From the National Book Award-winning author of Just Kids and M Train, a profound, beautifully realized memoir in which dreams and reality are vividly woven into a tapestry of one transformative year. Following a run of New Year’s concerts at San Francisco’s legendary Fillmore, Patti Smith finds herself tramping the coast of Santa Cruz, about to embark on a year of solitary wandering. Unfettered by logic or time, she draws us into her private wonderland, with no design yet heeding signs, including a talking sign that looms above her, prodding and sparring like the Cheshire Cat.

In February, a surreal lunar year begins, bringing with it unexpected turns, heightened mischief, and inescapable sorrow. In a stranger’s … More

In 1988 Saul Adler (a narcissistic, young historian) is hit by a car on the Abbey Road. He is apparently fine; he gets up and goes to see his art student girlfriend, Jennifer Moreau. They have sex then break up, but not before she has photographed Saul crossing the same Abbey Road. Saul leaves to study in communist East Berlin, two months before the Wall comes down. There he will encounter – significantly – both his assigned translator and his translator’s sister, who swears she has seen a jaguar prowling the city.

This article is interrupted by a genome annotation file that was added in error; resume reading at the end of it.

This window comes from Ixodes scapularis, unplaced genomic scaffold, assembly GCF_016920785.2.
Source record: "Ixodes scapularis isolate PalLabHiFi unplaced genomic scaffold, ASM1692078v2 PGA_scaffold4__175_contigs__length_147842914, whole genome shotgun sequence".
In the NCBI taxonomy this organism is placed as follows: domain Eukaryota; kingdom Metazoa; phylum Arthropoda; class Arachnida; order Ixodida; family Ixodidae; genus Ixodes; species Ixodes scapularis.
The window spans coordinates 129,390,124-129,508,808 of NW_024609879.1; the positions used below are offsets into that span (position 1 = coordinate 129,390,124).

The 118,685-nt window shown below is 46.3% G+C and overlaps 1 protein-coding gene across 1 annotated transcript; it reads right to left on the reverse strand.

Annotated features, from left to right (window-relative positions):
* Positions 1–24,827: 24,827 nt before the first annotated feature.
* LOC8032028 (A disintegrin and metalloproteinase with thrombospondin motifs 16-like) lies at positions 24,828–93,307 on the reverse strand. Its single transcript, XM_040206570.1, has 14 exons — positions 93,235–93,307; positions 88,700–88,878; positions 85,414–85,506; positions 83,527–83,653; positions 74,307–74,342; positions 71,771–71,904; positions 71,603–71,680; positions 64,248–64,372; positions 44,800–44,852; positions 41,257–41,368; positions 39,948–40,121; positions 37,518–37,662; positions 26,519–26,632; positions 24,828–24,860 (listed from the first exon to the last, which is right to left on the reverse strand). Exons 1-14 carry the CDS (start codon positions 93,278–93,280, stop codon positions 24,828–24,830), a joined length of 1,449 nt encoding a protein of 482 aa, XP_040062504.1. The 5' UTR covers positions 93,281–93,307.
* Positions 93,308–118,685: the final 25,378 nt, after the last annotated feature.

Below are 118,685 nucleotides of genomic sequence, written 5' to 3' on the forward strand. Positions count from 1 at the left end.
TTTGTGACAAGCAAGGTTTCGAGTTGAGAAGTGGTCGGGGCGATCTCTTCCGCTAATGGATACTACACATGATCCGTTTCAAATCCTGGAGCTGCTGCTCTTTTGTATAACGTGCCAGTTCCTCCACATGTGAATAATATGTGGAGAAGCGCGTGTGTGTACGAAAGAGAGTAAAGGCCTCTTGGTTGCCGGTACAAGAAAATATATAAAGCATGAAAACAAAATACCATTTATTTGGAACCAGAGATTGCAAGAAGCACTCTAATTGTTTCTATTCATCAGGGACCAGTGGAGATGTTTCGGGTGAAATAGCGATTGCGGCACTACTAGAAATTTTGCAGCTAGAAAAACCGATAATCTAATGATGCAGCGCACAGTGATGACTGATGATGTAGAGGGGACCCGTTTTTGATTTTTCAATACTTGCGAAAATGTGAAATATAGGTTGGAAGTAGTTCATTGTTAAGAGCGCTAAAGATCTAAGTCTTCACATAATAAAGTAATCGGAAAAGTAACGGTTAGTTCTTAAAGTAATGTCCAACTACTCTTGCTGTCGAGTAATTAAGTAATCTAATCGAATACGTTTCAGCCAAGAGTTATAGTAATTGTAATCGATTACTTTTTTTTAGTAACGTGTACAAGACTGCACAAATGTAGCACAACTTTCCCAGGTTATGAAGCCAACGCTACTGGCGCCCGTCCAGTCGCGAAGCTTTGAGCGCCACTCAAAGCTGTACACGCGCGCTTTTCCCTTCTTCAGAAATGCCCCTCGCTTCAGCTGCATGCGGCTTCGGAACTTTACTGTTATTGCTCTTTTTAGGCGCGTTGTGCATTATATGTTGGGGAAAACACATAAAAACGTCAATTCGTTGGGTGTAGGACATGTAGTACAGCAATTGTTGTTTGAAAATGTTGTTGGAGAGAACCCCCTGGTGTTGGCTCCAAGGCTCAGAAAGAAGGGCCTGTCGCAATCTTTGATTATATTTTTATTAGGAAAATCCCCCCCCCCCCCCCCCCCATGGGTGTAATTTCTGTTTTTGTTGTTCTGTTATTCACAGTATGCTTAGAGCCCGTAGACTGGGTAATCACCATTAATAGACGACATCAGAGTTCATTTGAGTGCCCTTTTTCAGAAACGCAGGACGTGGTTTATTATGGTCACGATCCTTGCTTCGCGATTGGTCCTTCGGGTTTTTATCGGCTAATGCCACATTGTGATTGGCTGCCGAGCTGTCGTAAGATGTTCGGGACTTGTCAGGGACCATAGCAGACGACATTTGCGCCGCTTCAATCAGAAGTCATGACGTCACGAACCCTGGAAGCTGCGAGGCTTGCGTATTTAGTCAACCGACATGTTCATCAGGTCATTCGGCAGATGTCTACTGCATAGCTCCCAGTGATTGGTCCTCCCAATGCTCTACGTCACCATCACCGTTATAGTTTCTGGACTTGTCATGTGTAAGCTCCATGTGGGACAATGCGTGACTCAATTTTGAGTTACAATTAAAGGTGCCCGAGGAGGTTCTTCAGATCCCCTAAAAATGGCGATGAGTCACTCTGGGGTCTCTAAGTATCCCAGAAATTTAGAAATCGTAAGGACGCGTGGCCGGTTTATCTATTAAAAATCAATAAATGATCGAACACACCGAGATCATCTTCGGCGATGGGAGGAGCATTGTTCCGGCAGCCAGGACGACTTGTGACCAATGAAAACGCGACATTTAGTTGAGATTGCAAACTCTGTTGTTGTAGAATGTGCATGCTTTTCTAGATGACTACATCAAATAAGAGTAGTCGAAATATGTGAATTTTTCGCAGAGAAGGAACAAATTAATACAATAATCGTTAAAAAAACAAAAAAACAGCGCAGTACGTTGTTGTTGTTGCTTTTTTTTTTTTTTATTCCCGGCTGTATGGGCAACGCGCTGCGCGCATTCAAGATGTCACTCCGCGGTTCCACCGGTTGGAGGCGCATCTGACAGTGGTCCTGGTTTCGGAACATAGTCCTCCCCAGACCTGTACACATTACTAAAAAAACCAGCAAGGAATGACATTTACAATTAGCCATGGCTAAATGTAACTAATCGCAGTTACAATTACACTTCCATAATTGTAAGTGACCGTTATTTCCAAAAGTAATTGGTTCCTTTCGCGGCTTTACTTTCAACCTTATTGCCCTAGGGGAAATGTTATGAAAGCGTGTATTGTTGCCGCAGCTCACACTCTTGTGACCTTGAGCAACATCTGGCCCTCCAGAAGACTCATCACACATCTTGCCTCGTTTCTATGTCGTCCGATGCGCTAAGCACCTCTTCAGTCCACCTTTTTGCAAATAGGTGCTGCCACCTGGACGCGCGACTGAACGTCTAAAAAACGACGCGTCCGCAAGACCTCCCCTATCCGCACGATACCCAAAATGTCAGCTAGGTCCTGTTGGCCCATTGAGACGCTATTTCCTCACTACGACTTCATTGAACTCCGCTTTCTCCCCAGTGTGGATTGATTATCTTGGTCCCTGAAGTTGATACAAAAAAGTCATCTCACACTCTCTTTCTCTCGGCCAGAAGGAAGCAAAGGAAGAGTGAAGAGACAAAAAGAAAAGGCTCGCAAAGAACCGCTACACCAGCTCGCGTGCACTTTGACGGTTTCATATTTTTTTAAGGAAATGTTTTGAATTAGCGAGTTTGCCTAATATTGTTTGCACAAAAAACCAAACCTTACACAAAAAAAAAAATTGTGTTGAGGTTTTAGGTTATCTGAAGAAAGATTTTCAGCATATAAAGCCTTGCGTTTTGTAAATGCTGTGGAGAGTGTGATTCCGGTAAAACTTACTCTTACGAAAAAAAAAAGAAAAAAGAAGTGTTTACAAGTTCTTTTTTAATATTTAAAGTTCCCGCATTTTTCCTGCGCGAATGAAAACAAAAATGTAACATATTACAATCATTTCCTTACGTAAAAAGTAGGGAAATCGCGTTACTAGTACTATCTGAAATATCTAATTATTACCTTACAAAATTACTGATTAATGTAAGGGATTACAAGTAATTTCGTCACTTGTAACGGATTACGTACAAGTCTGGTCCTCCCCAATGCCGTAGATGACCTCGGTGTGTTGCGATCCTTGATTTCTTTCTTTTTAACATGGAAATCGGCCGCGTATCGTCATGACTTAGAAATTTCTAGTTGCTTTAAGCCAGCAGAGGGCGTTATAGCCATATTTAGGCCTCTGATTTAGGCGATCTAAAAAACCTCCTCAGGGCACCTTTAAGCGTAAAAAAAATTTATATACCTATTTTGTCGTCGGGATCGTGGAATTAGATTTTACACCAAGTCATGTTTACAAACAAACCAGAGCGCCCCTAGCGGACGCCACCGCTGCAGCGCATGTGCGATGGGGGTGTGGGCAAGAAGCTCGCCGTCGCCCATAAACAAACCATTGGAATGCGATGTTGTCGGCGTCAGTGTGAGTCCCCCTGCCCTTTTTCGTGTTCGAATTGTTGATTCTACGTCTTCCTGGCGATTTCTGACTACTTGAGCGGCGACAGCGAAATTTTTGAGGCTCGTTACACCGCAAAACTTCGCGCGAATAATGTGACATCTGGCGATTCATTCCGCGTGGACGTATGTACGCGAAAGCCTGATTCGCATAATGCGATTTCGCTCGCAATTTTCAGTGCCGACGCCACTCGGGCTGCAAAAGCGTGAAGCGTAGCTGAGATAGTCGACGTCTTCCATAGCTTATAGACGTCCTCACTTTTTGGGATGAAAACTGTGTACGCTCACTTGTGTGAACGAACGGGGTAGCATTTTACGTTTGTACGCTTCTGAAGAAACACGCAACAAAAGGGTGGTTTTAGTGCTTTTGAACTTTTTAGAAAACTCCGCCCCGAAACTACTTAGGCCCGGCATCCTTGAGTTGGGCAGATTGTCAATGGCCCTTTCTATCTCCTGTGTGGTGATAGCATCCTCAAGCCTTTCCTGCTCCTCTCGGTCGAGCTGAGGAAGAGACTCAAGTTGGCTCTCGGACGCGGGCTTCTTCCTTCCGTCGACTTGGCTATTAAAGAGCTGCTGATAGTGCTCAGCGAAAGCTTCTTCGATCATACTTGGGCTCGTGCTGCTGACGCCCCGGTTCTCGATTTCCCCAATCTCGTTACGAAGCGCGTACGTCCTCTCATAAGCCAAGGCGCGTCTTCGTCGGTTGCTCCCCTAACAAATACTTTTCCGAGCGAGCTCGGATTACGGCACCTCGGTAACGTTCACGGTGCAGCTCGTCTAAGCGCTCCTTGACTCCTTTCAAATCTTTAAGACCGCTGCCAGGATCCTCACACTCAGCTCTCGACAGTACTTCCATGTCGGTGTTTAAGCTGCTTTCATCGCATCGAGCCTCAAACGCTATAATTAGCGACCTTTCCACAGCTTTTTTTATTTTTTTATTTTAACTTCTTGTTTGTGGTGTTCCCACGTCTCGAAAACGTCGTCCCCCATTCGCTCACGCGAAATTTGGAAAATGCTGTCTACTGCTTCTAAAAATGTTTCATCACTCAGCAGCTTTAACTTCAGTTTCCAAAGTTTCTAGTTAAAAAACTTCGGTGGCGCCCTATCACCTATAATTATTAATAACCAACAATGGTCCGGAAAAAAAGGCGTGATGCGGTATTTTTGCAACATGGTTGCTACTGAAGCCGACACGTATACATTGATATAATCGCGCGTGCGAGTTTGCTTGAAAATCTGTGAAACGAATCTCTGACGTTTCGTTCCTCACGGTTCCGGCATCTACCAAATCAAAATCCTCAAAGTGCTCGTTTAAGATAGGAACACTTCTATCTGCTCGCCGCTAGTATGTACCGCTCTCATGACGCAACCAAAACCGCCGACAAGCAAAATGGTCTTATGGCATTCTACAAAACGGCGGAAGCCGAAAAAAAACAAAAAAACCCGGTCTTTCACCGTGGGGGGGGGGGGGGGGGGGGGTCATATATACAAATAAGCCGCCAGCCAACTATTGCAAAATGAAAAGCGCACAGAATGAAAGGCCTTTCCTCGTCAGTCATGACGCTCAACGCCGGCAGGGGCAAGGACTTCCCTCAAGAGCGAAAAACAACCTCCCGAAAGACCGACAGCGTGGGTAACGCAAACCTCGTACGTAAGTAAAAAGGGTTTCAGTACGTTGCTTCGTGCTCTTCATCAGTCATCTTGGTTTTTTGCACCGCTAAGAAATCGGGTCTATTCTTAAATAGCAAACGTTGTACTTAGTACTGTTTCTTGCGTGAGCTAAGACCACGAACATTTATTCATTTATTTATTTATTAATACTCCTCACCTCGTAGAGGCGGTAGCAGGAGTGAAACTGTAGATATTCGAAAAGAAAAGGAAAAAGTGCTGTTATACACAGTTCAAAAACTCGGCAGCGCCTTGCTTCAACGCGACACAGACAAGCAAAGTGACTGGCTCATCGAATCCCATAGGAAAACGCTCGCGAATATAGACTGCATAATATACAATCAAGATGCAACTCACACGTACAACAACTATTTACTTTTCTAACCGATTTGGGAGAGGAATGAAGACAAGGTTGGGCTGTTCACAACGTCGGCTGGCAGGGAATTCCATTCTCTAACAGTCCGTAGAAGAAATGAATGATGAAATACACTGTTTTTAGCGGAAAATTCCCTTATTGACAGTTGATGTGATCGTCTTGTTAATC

He will fall in love and brood upon his difficult, authoritarian father. And he will befriend a hippy, Rainer, who … More

“We architects must be idealists. We construct not just individual buildings, but whole cities. We plan cities, and in doing so, change lives.”Plastic Emotions is a novel based on the true life story of Minnette de Silva – forgotten feminist icon and the first female Sri Lankan architect. In a gripping, elegant and lyrical story, Shiromi Pinto paints a complex picture of de Silva, charting her affair with infamous Swiss modernist Le Corbusier and her efforts to build a post-independence Sri Lanka that is heading towards political and religious turmoil. Moving between London, Chandigarh, Colombo, Paris and Kandy, at a time of communal violence in Sri Lanka, the rise of the civil war, and troubles with building a brand new city in north India, Plastic Emotions explores the life of a young, trailblazing south Asian woman at a time of great political turbulence across the globe.

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The heatwave of 1976. Following the accidental drowning of her sister, sixteen-year-old Nif and her family move to a small village on the Welsh borders to escape their grief. But rural seclusion doesn’t bring any relief. As her family unravels, Nif begins to put together her own form of witchcraft – collecting talismans from the sun-starved land. That is, until she meets Mally, a teen boy who takes a keen interest in her, and has his own secret rites to divulge. Reminiscent of the suspense of Shirley Jackson and soaked in the folk horror of the British landscape, Water Shall Refuse Them is an atmospheric coming-of-age novel and a thrilling debut.

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The dark, doomy humour of Care of Wooden Floors mixed with the fantastical, anarchic sense of possibility of The Way Inn, brought together in a fast moving story set in contemporary London. Jack Bick is an interview journalist at a glossy lifestyle magazine. From his office window he can see a black column of smoke in the sky, the result of an industrial accident on the edge of the city.